Today almost all reverse mortgages are home equity conversion mortgages. These are issued by a variety of lenders but all are insured and regulated by the Federal Housing Administration, a branch of the U.S. Department of Housing and Urban Development (HUD). As the program has evolved over the years, it has developed new rules to make the home equity conversion mortgage more dependable and sustainable for most borrowers. Many problems with earlier versions have been addressed. There are now more practical safeguards, better consumer protections and, importantly, some attractive new features.
In September 2013, HUD made a number of important changes to remove some of the risks of these loans. First they limited the amount of the home value which could be borrowed so that borrowers don’t overextend themselves. Second, HUD found that excessive first-year payouts strongly correlated to problem loans. In response, they instituted strong incentives that encourage borrowers to limit the first-year maximum payouts to 60% of the maximum loan value by mandating much higher insurance cost if these payouts exceed 60%.
Finally, in early 2014, HUD instituted a requirement that all potential borrowers must go through financial counseling with a third party before applying for the loan in order to establish their ability to manage the loan. If the lenders determine that the borrower’s income may be insufficient to manage their cash flow, the lender will set aside a portion of the loan funds to pay ongoing obligations.
Research at Texas Tech University, home of a leading financial planning program, and by others suggests that the current structure of reverse mortgages offer important benefits to the right borrower who needs to balance their household budget and stabilize retirement income. One powerful application is using the reverse mortgage line of credit option as a Bear Market Standby Account.
BEAR MARKET STANDBY ACCOUNT
Many people depend upon retirement savings in IRAs, 401(k)s and even taxable investment accounts to provide ongoing retirement income. The inevitable bear markets, however, present unique and potentially serious risks when the financial markets drop significantly.
The problem arises because the need for withdrawals from accounts does not change. If a person needed $30,000 per year from these accounts before the recession they would still need $30,000 per year except now $30,000 is a much larger percentage of their portfolio. If the withdrawals are too large, and the bear market and recession is too prolonged, their account value can spin into a death spiral and run out of funds much earlier than anticipated. This is a major challenge in many retirement income plans.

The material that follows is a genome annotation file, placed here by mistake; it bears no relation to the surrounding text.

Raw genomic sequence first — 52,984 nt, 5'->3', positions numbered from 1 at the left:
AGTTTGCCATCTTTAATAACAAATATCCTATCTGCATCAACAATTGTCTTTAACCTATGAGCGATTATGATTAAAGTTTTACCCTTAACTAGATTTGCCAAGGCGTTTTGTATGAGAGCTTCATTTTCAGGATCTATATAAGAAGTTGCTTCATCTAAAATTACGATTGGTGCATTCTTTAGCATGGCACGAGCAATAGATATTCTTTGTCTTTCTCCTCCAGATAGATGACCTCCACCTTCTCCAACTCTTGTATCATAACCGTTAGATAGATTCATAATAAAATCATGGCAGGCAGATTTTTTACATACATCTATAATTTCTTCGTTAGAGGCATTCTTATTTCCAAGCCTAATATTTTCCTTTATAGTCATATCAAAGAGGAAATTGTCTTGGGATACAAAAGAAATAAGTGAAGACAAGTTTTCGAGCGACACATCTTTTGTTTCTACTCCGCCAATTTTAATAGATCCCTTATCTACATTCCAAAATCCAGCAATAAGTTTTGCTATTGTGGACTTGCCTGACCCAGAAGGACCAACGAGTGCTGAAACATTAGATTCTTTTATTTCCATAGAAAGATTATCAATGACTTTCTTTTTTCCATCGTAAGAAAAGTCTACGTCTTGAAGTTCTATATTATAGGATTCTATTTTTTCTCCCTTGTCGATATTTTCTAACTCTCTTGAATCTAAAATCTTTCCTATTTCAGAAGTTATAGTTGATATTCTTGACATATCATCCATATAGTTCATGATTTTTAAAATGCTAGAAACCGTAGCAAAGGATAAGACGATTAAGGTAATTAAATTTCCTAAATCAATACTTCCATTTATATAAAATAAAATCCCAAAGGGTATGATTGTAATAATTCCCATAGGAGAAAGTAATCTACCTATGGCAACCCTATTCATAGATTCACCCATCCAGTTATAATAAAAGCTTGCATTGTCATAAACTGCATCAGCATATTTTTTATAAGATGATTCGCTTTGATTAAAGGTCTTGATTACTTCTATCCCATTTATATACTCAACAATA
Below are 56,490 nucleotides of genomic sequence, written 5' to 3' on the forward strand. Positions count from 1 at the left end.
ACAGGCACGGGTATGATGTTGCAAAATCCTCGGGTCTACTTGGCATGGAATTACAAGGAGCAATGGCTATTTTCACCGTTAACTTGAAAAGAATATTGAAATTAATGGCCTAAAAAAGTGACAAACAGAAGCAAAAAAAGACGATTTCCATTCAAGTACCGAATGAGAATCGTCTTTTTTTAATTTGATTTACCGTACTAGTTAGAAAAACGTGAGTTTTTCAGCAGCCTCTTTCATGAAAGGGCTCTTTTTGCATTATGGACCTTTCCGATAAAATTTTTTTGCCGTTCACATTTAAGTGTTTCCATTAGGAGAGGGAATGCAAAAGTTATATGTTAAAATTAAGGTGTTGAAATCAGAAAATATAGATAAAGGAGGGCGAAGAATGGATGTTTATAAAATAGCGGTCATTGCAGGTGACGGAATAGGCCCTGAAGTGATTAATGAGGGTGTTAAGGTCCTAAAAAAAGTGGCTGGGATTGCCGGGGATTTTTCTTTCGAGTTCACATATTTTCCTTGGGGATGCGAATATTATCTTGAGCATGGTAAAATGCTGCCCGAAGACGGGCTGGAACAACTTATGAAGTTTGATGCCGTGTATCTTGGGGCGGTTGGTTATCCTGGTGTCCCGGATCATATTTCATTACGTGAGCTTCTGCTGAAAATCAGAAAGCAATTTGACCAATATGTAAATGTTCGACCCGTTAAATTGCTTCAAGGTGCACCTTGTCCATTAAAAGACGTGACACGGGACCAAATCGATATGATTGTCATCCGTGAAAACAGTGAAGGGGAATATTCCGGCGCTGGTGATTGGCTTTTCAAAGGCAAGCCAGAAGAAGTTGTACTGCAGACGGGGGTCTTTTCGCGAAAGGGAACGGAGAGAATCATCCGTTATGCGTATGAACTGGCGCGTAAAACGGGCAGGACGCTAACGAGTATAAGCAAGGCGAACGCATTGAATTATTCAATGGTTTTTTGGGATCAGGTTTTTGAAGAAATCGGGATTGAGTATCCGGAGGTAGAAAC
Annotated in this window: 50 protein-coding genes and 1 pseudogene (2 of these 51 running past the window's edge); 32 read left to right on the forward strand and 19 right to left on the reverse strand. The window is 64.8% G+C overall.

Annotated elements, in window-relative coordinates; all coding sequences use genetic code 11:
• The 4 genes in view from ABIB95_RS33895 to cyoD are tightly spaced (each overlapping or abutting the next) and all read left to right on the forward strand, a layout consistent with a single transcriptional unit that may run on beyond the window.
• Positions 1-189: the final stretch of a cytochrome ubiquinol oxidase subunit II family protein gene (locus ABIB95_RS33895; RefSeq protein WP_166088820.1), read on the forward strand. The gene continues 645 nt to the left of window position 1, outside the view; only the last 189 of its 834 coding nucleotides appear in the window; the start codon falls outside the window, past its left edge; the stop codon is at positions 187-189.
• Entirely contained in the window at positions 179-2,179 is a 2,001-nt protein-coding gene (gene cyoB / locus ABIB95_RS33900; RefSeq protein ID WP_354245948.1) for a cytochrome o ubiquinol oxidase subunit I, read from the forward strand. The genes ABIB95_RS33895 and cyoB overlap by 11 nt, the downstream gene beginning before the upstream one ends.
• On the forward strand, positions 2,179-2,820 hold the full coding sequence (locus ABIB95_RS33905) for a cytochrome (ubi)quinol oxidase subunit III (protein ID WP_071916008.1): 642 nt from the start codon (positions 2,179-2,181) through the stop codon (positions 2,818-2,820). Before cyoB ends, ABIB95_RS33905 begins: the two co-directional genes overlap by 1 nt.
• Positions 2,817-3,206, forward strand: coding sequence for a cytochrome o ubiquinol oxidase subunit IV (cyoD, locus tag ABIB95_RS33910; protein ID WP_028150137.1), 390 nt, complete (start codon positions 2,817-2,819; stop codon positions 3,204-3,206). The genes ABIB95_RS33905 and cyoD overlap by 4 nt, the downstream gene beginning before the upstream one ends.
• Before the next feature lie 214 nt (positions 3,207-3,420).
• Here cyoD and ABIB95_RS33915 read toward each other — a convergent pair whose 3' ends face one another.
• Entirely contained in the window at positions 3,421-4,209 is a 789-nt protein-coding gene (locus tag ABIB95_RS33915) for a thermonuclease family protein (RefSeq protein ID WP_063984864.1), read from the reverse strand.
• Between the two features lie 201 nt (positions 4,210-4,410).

There are a number of ways to deal with this risk that have been widely reported including keeping annual withdrawals very modest (3%-5%) or planning to curtail withdrawals during deep bear markets. Another option is using a reverse mortgage line of credit.
A reverse mortgage line of credit can neatly safeguard your long-term retirement income plan against this scenario by serving as a Bear Market Standby Account. Basically the reverse mortgage line of credit is secured and maintained primarily for the eventuality of a bear market. In either case, you then simply maintain the line of credit only to be used when needed.
In years of the inevitable and periodic steep market declines, one takes payouts out of the line of credit to fill retirement income needs instead of taking it out of one’s investment portfolio. This allows the investments to weather the market declines and have time to recover without the compounded stress of withdrawals. The borrower might use the line of credit for income for six months or a year until the markets have recovered sufficiently.
This prevents having to sell stocks or mutual funds at depressed values and allows the person to more predictably manage investments for consistent income. Research suggests that using this strategy can boost the potential withdrawal rate from your investment portfolios by as much as 1.5% to 3.5% per year, a huge amount over your projected retirement.
There is no credit check to apply for a reverse mortgage. One applies for a reverse mortgage with a line of credit option, pays closing costs, but initially does not borrow any funds except for closing costs, which will be around $8,000 - $10,000 depending on the home value, state and other requirements. Most people roll this into the line of credit but some pay this out-of-pocket.